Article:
Once, during a long, multi-day car journey with my mother many years ago, we popped in a recorded copy of Dr. Stephen Hawking’s wildly popular bestseller A Brief History of Time, in which the brilliant physicist attempts to explain both modern physics and his working theories behind some of the most beguiling and perplexing issues scientists like him wrestle with their entire careers. As I recall, the opening chapter is hopeful, he manages to take deeply complex theories and simplify them enough for absolute lay people to be able to grasp: Essentially, he explains, he’s searching for proof, one way or the other, as to God’s existence. Simple, beautiful, but when chapter two rolled around with him beginning to work his way through Relativity, both my mom and I got hopelessly muddled and we popped the tape out and looked at each other reproachfully.
Fortunately, James Marsh’s touching-but-not-sentimental film about Hawking’s early beginnings as a scientist at Cambridge in 1963, his romance with Jane Wilde, which lead to the pair getting married, and his subsequent suffering with ALS, which ultimately left him almost completely paralyzed and unable to speak except through a computer voice simulator, only uses physics, and Hawking’s own radical ideas of such, as starting points in the film. In the process, thanks in great deal by superb performances by the leads Eddie Redmayne and Felicity Jones, he humanizes the great thinker without lionizing him. Instead of some sappy ode to the human spirit, we get a far more forthright and sensible trip into the remarkable ways we adapt to horrific circumstances and stay focused on our jobs.
The film begins with Hawking cavorting around with his fellow young PhD. candidates, drinking indiscriminately, sleeping in late and missing lectures, and listening to Wagner at full blast when he chooses to actually bear down and do some work. After he meets Jane at a Cambridge party, the two enjoy a whirlwind sort of romance together (their first kiss, on a bridge on campus, comes, appropriately enough, under a blanket of stars, a piquant symbol, if not a bit pat). Then he is diagnosed, goes through a rough spell of self-pity, and eventually learns to lean and rely upon the surprisingly strong shoulders of his wife, who bears the brunt of his care, while also taking care of their young children, and still working towards her own doctorate in Romance Languages (yes, but really).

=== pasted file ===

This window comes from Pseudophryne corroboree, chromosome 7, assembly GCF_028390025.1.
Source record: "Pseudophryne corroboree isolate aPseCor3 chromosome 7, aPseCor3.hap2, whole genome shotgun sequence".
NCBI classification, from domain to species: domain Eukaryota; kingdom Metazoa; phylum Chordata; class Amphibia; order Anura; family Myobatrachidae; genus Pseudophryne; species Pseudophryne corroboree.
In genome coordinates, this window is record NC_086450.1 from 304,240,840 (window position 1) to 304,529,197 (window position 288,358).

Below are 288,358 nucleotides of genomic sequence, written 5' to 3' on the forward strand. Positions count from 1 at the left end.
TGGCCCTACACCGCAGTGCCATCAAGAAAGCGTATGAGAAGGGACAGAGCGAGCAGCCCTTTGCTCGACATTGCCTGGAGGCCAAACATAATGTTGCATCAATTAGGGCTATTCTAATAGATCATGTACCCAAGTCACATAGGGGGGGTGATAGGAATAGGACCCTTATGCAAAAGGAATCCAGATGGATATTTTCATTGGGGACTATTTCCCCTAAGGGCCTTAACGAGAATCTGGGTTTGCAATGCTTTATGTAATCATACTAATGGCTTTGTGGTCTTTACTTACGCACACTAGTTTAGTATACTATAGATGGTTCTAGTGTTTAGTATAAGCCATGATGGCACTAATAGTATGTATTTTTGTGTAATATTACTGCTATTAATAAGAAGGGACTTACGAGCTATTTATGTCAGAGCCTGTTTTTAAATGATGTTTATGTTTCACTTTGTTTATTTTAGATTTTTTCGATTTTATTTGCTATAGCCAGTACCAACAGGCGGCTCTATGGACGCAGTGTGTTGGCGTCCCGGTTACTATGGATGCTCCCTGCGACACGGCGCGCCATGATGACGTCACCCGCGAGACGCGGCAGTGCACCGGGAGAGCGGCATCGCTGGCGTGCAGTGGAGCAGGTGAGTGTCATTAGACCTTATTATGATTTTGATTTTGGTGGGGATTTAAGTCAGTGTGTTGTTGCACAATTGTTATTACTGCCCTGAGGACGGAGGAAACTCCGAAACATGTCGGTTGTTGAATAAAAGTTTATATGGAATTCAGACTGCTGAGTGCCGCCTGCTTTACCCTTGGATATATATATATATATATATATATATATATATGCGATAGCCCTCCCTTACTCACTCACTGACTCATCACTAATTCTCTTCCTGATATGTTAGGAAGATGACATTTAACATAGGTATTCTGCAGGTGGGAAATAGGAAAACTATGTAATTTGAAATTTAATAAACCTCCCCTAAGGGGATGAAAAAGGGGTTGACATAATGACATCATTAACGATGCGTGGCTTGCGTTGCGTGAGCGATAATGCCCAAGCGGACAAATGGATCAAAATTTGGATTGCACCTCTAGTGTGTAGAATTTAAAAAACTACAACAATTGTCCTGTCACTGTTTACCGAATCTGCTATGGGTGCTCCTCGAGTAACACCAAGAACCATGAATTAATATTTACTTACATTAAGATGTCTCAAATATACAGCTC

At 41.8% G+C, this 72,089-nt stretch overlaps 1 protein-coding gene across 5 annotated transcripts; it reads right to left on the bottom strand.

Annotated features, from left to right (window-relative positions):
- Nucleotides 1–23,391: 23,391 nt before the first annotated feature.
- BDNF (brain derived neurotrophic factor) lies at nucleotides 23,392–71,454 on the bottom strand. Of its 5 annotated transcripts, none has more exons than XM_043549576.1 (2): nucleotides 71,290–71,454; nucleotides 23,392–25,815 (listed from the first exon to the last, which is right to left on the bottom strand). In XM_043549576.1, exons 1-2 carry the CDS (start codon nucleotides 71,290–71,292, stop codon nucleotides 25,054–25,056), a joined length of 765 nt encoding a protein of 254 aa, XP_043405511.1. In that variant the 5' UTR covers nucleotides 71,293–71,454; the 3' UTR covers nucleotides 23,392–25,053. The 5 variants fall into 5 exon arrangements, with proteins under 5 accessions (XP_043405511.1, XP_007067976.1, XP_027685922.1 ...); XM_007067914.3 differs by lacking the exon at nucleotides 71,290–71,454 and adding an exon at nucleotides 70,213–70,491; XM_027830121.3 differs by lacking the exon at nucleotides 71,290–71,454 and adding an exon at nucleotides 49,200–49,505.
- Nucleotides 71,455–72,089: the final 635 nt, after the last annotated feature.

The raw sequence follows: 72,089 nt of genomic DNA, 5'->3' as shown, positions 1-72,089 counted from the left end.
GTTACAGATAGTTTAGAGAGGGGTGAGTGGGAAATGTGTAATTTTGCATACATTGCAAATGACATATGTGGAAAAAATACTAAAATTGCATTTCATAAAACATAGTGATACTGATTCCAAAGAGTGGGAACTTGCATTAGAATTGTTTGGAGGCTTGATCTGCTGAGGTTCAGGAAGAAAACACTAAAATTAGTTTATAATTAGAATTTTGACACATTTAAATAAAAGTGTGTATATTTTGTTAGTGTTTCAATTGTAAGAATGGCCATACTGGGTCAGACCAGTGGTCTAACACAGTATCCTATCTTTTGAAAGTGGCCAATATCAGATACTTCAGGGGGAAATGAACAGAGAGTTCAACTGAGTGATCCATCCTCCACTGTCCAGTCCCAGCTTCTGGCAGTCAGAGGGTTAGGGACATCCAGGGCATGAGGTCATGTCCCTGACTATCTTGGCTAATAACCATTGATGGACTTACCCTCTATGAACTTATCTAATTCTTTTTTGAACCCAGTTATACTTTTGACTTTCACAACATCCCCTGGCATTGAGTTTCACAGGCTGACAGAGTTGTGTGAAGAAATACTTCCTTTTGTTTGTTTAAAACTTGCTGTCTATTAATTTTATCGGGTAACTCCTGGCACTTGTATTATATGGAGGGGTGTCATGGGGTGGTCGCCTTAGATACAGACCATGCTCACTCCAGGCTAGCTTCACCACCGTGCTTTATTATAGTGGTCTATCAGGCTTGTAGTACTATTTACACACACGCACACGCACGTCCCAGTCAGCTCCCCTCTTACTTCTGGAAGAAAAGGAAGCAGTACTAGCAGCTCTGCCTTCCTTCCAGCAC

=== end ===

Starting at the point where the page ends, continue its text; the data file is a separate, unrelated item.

Meanwhile, Dr. Hawking’s theories about black holes, space time, and the universe’s singularity begin to rock the scientific world, earning him more and more acclaim. His disease continues to progress, eventually robbing him entirely of speech, but through a clever technological innovation, he is able to write his book without the assistance of his nurse, the fetching Beryl (Emily Watson), of whom he eventually develops stronger feelings.
Jane, meanwhile, finds herself in love with Jonathan Hellyer Jones (Charlie Cox), the musical conductor at her local church, a widower, who takes to her family – including Stephen – with great care and resolve. What we’re left with then, is less a love story in the classic big romance kind of Hollywood standard, with storybook plot contrivances and an ending dripping in light syrup, but a real love story: Two people who care deeply for one another, even as they eventually pull away into different orbits.
The film relies very heavily on its actors to make the whole enterprise work properly, and both are terrific. But Redmayne, who somehow contorts his body into pretzel-like configurations in order to portray Stephen’s deteriorating condition, is able to capture the soul of his character, even as his physicality and speech are taken away from his toolbox. His is a performance of extreme precision, so effective, in a later scene, during a sort of fantasy sequence where Dr. Hawking imagines being able to stand up normally and bend down to pick up an audience member’s pen, goes through such an astonishing change of body movement, it’s as if you can see each individual muscle slowly relax into normalcy.
Physicists and those of a scientific bent might well be disappointed by the lack of much of Dr. Hawking’s hard science theorems and equations – so much is glossed over and watered down for us, it might as well be dubbed Hawking-lite – but in their estimable place, there is the story of this man, the love he shares with his family, and his determination to fulfill the fantastic destiny of his intelligence. Whether that comes from a higher power (or “A single unifying equation that explains everything in the universe” as he puts it at one point), or is just the law of averages, still is yet to be determined, but he has vowed to keep working on that problem.